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A drone image of a secluded beach in Jamaica

The ultimate guide to Jamaica for every budget

Whatever your budget, the Caribbean’s largest English-speaking island is awash with attractions. Sarah Greaves-Gabbadon shares her insider intel on everything from healing bush baths to beef patty ‘wars’ and the secrets of Jamaica’s Rastafarian traditions

02/05/2022Updated 27/06/2023

The classic Jamaican patty (Shutterstock)


Go large: What beats succulent chunks of Scotch bonnet pepper-spiked lobster served over linguini dressed in a bacon and cream reduction? The opportunity to enjoy this sumptuous dish at The HouseBoat Grill, the classic Montego Bay restaurant moored in the marine park. Once owned by actor Timothy Moxon (006 in Dr. No, which was shot on the island), it’s a decades-old local favourite.

Spend less: The patty is to Jamaicans what chips are to Brits: a portable, inexpensive and filling snack, beloved whether you’re living high on the hog or close to the bone. Tastee and Juici are the established brands, each with shops island-wide and fiercely loyal fans. Try both (there are veggie and seafood options, as well as the original beef) and taste for yourself which is best.

Christopher and Lisa Binns of Stush in the Bush


Go large: Twice a week Christopher and Lisa Binns invite guests (strictly by reservation only) to their acreage in the hills of St Ann for ‘earth walks’ through their organic farm, followed by lavish farm-to-table feasts of seasonal vegetarian fare. Dubbed Stush In The Bush (‘stush’ is a colloquial term that means ‘fancy’), each gathering is a rustic yet elegant affair. Dress accordingly.

Spend less: If you’re curious about Rastafarianism, a visit to Rastafari Indigenous Village near Montego Bay will answer all your questions. On a half- or full-day tour guided by followers of the religion founded in Jamaica in the 1930s, you’ll learn about its history and spiritual and culinary traditions, touring an organic farm and participating in an African drumming circle along the way.

Picture-perfect Frenchman’s Cove. Also opening image (Getty)


Go large: Housed in a cut-stone cottage perched on the edge of a lagoon, FieldSpa at the Oracabessa boutique resort GoldenEye inspires relaxation at first sight. But it’s the treatments – purifying ‘bush baths’ drawn with local herbs; exfoliating rum, brown sugar and Blue Mountain coffee scrubs; massages with pimento and ginger oil – that slow you from 60 to zero in no time flat.

Spend less: The tranquil white-sand swathe at Frenchman’s Cove in the parish of Portland is Kingstonians’ go-to escape from the capital. A river runs through its lush beachfront gardens, bracing waters emptying into warm shallows where a rope swing sees plenty of action. When hunger strikes, enjoy a jerk chicken feast from the nearby town of Boston, where the spicy barbecue originated.

Ceramic sea urchins by Victoria Silvera


Go large: Whether you’re a serious art collector or simply an enthusiastic shopper, you’ll be enchanted by ceramicist Victoria Silvera’s sea urchin-themed collection of handmade crockery, teapots and decorative pieces. Delicate, eye-catching and seamlessly combining function and form, anything from the line would make an elegant memento of your visit. Find Silvera’s work in select shops island-wide and online.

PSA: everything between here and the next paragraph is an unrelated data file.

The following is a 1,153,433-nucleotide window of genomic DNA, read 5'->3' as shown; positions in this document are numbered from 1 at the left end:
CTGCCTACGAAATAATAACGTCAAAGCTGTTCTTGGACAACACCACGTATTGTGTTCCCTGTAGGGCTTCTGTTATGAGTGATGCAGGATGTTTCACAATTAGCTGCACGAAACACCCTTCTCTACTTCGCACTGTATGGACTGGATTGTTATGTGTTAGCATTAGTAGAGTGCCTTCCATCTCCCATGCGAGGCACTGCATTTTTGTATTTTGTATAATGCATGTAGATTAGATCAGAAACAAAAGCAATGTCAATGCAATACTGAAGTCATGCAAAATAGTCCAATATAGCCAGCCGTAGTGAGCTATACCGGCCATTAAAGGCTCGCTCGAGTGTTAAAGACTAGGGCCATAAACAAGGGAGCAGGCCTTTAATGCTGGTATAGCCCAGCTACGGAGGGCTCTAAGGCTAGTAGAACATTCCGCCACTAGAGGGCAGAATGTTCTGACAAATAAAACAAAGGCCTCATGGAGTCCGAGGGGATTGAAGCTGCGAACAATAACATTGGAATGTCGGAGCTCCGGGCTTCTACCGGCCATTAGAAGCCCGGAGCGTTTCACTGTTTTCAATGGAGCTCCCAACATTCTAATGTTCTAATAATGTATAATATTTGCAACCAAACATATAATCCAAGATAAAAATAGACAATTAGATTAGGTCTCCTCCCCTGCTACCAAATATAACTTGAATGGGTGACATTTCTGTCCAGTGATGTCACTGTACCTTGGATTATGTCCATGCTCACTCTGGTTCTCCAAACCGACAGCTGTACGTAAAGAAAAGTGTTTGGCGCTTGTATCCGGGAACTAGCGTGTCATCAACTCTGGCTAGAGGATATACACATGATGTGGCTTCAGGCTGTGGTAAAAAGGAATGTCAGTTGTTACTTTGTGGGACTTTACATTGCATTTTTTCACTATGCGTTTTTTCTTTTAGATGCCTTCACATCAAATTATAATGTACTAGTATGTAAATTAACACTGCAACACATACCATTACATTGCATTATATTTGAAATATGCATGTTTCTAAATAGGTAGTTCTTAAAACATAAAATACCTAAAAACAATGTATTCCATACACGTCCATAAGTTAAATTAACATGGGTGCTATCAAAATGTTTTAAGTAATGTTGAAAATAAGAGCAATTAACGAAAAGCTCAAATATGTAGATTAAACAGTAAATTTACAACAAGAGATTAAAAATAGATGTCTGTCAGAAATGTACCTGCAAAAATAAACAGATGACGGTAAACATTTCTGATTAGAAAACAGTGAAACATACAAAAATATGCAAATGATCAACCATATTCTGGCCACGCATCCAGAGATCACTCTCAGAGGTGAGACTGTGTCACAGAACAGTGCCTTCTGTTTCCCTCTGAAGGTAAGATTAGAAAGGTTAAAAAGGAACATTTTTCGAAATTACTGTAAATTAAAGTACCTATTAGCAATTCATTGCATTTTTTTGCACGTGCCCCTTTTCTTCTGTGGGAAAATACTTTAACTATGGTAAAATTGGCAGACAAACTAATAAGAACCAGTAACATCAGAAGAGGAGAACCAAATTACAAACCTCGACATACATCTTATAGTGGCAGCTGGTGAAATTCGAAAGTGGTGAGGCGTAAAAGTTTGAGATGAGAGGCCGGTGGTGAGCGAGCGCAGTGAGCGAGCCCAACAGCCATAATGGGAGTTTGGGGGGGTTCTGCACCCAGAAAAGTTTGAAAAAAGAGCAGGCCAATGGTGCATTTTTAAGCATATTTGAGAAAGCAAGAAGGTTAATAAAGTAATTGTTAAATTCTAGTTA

Spend less: Cultivated in a microclimate ranging from 2,000 to 5,000ft high, Blue Mountain coffee is widely considered the best in the world, fetching up to £40 a pound internationally. But it costs less when you get it locally (and even less if you get it in a supermarket), so while you’re here seize the opportunity to take home a pound – or three.

Punting on a bamboo raft on the Rio Grande (Adobe Stock)


Go large: Driving here isn’t for the faint of heart. But if you’re game, consider Island Routes’ private tour, which puts you behind the wheel of a Mini Cooper to explore the north coast between Ocho Rios and Falmouth. You’ll follow your guide’s lead into the hilly countryside, where you’ll board a bamboo raft and continue your adventure on the Martha Brae River.

Spend less: Journeying through tropical forest on a handmade bamboo raft gliding along Portland’s Rio Grande is a uniquely Jamaican experience, popularised in the 1950s by actor (and part-time resident) Errol Flynn. A reasonably priced two-hour trip through the river valley, bordered by mountains cloaked in a tangle of wild orchids and heliconia, offers an opportunity to see the island at its unspoiled best.

Dunn’s River Falls in Ocho Rios (Shutterstock)


Go large: On the island’s south coast, near the bohemian beach town of Negril, YS Falls comprises seven waterfalls on the grounds of a former sugar cane plantation. Join Chukka Caribbean Adventures’ tour to the cascades and kids little and large can not only swim in the natural freshwater pools the cascades create but also zipline through the forest high above them.

Spend less: You really can’t say you’ve visited Jamaica if you haven’t climbed the falls at Dunn’s River in Ocho Rios. Meet your sure-footed guide at the beach, from where you’ll clamber hand-in-hand 600 feet up the cascades, pausing for ’gram-worthy photo ops along the way. Once you’ve reached the top, exit through the craft market, where vendors’ wood carvings make classic souvenirs.

Where to stay

British Airways Holidays is here to help you find your perfect break. From carefully selected hotels to straightforward car hire, all costs are included in the final price, meaning there are no surprise extras.

Discover Jamaica your way